Dan Jones

+ Follow
since May 10, 2012
Palm Beach County, Florida, USA
Apples and Likes
Apples
Total received
0
In last 30 days
0
Total given
0
Likes
Total received
0
Received in last 30 days
0
Total given
0
Given in last 30 days
0
Forums and Threads
Scavenger Hunt
expand Pioneer Scavenger Hunt

Recent posts by Dan Jones

Papaya jerky. Thick slices of fresh papaya. Light sprinkling of sea salt on one side, light sprinkling of course sugar on the other, overnight in the oven @ 200 degrees (a dehydrator would be better). Not THE best thing I ever ate, but good sweet/salty snack that utilizes my free supply of papayas!
6 years ago
Fear of Bird Flu, Peak Oil, and the general TEOTWAWKI lead me to start "Prepping". I soon realized that true "Survival and Preparedness" has to include elements of self sufficiency and sustainable production of food. Along the way, I discovered that homegrown food is healthier, safer, cheaper, and tastier. Then I found out that I ENJOY working in the yard, planning, growing, and harvesting. Permaculture isn't just the way to individual survival, but the way to survival of our species and our planet as we know it.
6 years ago
Thanks all. I am doing a LOT of trial and error. Slowly but surely, I am progressing. Operating here, in South Florida, is different then "the books". I'm learning to embrace that and work out the details.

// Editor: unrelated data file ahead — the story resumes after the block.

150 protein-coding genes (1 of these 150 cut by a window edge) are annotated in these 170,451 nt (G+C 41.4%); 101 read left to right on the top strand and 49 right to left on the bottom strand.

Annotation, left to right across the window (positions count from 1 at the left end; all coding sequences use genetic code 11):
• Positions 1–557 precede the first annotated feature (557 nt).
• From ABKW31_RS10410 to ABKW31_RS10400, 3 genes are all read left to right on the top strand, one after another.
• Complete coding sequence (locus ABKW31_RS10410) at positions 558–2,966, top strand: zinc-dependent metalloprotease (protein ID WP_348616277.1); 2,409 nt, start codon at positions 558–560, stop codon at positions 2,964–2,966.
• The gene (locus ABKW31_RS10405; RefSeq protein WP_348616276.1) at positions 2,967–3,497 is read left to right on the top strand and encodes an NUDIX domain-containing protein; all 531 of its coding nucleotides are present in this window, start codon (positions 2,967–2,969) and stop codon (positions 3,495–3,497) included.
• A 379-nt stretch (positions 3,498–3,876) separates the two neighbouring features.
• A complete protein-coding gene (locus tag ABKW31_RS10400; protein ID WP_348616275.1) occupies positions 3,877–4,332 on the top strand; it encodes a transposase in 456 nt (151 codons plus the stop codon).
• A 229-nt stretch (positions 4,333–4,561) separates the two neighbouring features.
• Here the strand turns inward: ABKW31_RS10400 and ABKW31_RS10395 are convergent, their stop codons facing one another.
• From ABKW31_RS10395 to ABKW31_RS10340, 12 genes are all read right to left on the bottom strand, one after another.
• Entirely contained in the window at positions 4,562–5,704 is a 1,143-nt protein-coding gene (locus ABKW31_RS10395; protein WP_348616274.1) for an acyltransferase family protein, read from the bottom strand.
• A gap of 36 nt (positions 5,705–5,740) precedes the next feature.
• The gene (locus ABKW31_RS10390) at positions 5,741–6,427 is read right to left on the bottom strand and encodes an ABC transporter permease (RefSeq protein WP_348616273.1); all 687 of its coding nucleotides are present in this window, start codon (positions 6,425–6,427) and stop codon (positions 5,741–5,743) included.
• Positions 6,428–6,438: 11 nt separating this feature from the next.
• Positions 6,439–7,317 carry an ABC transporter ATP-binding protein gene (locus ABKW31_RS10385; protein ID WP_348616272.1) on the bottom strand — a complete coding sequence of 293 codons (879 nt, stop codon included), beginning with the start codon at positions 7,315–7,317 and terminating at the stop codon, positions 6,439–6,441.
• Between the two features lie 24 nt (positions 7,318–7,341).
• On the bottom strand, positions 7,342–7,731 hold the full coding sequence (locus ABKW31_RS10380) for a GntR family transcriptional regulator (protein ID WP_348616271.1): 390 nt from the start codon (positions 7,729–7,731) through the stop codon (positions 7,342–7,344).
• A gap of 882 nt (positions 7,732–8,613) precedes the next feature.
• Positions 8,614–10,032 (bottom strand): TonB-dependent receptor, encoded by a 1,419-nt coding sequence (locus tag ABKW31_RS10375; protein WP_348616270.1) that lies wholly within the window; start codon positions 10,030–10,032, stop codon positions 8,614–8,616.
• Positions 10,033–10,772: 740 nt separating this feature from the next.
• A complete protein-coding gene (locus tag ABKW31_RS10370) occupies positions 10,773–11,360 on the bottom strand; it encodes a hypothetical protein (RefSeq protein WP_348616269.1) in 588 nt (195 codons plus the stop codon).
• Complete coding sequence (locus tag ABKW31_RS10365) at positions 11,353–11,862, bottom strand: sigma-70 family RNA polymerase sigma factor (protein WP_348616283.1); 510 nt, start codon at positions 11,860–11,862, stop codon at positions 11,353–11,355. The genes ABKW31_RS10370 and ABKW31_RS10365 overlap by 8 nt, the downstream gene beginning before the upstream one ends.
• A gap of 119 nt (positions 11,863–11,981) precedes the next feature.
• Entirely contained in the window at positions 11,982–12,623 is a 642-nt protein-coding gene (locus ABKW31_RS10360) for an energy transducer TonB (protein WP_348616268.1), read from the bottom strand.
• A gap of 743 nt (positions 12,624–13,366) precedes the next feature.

I asked an elderly gentleman what he was groweing and what "the season" was for it. His reply was, "It's Florida. I grow everything all the time." So...in some sense it is NOT as complicated as I am making it out to be!

My current experiment is to plant "winter veggies" in the shady areas, along with the perennials you guys mentioned. Blackberries seem to be happy in the shady spot were the blueberries died. Will try some sweet potato and pigeon peas along the shady back corner and see how that goes.

Over the last 2 years of my adventure, I have learned the two biggest words in my vocabulary; Micro Climate! To elaborate on Brenda's post, It amazes me that you can put two identical plants 2-3 feet apart, give them identical care, and 1 will die and 1 will thrive! WHAT THE HECK is going on in that three feet?
6 years ago
Nick, first "Thank you". I've had tremendous difficulty finding information, specific to my South Florida location.

I don't see banana, papaya, pineapple, or chayote on the list. These are the bulk of my program. They are all CHEAP to grow (pineapple, papaya, and chayote coming from grocery store "waste", and bananas reproducing like rabbits). They produce mulch (not the pineapple so much), require little care, and look nice. Other than the pineapple, they are very fast growers.

Check your Solid Waste Authority for free compost/mulch. Our soil is probably pretty similar, ie retains water like a seive! I knew mulch was important, but after watching the Return to Eden video and discovering free mulch at the SWA, I have made importing this stuff my number one priority!
6 years ago
I'm slowly, but surely, turning my back yard into a food forest. I've run into trouble, though, with shading. Much of my 1/4 acre is shaded by much larger trees to the south and west. Consequently, most or all of my area is shaded, even more so in the winter when the sun's path is farther to the south. I know in nature, there are stories or layers of a forest, but I'm having trouble recreating that in my yard. For example, 7/10 of my blueberry plants died from too much shade. I moved the remaining three into full sun and they are growing sure and strong.

How does one do "close plantings" of various sized plants and trees and still ensure that each gets enough sun?
6 years ago